Saturday, May 8, 2010

System Crash

28mm f2.8 1/15s ISO100
I am tired of seeing the recurrence of the system crash displayed as the oft called "blue screen of death" or BSOD.  I remember this being the new system crash display with the unveiling on Windows NT some many years ago.  It has passed on to the descendant OS platforms coming out of Redmond.  My flailing laptop has had re-constructive surgery twice over in the last two months.  Somehow that isn't enough and it's acting up once again showing me several BSOD's in the last two weeks.  Here is a "fun with edits" image.  I took a photograph on my BSOD and then processed a series of filters over it.  It's not problematic anymore... it's art.

Friday, May 7, 2010

well worn

4.6mm f2.8 1/80s ISO100
Taken while I was sitting around.  These are my painting jeans. Levi Signature Blue and Behr Parisian Taupe prove to be the canvas that caught my eye.

Wednesday, May 5, 2010


80mm f4.2 1/125s ISO100
Liberty Reservoir, Baltimore County, Maryland
The late afternoon sun was lighting up the far bank, in turn casting a brilliant reflection across the waters surface. These colors are untouched as the fresh Spring green leaves come to life.  The fallen tree here adds only perspective.  With out it in the image the colors don't look natural.

Tuesday, May 4, 2010


500mm f4.2 1/160s ISO100

Monday, May 3, 2010

Rawlings Conservatory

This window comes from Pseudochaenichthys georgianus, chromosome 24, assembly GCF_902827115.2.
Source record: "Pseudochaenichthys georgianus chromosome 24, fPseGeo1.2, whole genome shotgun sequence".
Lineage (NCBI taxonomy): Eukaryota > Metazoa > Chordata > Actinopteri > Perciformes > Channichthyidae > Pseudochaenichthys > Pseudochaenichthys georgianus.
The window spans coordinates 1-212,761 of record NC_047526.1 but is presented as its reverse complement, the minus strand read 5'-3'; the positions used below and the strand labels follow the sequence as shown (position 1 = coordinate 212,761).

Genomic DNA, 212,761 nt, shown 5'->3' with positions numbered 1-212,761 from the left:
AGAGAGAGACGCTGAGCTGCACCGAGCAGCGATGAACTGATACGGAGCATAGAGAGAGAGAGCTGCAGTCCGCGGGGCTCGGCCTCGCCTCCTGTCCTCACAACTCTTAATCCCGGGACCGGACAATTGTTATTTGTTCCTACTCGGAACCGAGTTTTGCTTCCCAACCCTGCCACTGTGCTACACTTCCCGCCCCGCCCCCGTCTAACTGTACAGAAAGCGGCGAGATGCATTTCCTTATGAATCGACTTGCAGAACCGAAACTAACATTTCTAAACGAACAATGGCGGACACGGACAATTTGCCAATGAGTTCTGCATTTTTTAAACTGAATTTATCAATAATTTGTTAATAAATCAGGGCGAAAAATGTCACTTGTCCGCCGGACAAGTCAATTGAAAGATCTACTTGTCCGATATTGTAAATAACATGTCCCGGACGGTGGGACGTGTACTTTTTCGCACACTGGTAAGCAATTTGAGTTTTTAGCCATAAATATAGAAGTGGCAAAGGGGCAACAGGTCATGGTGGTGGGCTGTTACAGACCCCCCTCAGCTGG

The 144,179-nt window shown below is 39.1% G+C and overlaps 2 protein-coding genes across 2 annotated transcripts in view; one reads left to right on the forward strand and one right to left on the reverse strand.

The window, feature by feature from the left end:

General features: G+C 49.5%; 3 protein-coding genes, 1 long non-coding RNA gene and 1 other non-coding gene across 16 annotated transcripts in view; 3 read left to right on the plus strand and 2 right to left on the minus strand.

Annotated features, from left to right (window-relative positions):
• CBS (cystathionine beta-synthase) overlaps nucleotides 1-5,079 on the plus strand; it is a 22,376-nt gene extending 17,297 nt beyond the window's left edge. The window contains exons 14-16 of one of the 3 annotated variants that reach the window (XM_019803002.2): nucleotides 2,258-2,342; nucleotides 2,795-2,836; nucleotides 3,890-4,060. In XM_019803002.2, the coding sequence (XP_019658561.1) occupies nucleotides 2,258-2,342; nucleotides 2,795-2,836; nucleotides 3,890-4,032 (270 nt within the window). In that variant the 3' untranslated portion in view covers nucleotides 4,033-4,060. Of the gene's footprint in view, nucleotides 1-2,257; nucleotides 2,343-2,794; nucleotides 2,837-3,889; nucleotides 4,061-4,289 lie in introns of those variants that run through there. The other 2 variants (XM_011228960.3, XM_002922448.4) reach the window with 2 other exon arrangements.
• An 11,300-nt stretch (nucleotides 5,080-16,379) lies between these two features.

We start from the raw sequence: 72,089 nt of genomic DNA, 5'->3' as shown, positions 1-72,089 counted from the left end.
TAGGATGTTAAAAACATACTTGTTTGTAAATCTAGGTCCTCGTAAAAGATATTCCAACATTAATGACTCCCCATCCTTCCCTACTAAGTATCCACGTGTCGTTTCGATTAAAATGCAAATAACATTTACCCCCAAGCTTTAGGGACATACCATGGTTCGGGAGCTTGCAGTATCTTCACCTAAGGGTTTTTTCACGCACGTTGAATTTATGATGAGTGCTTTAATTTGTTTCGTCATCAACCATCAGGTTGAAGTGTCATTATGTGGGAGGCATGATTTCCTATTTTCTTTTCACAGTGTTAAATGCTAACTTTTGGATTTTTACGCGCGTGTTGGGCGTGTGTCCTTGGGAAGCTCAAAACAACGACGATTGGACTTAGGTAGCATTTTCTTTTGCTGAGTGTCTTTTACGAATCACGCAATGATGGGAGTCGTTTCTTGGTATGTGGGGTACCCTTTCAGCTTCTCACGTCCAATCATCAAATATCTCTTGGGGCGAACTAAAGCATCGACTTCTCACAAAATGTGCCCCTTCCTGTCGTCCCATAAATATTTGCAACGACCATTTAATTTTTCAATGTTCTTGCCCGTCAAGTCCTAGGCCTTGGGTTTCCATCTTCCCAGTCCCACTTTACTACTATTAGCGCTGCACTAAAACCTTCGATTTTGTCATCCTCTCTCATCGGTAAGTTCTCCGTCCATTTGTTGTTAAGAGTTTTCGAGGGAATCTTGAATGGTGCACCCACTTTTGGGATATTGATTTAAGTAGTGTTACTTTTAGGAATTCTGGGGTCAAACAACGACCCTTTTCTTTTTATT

28mm f7.1 1/400s ISO100
The Howard Peter Rawlings Conservatory and Botanic Gardens of Baltimore, a lovely architectural relic from the Victorian era, still blooms in Baltimore today.  Its original structures, The Palm House (the distinctive arched structure) and Orchid Room (hidden behind the palm house), were built in 1888.  Later additions include the three greenhouses that each mimic desert, tropic and Mediterranean habitats.  Conservatory grounds (1½ acres) feature 35 well developed and groomed flowerbeds (currently tulips).
I took this photograph yesterday afternoon and had this processing in mind when I did so.  I wanted to see and feel the history of this wonderful structure and find a way to convey that out to a viewer.  Creating what seems like a vintage postcard may have been just the way to achieve my goal.

Sunday, May 2, 2010

chub eye

28mm f3.2 1/100s ISO100
What a bizarre looking, but very common fish.  This "creek chub" is one of the larger fishes to be classified as a minnow.  They typically grow 6-8 inches and can grow up to 12 inches.  They eat smaller minnows, tadpoles, frogs, insects and crayfish.  The male chub builds a nest for eggs in the spring by hollowing out a lenghty hole on the riverbed.  After the eggs are laid he guards then until they hatch.  Mature males grow these "tubercles" on it's nose.  I caught this chub yesterday on a hard crayfish crank-bait.My daughter caught this chub yesterday using a small sonic minnow spinnerbait.  It was indeed beautiful, gold and rosy, and her first catch of the day. Yay Madibo.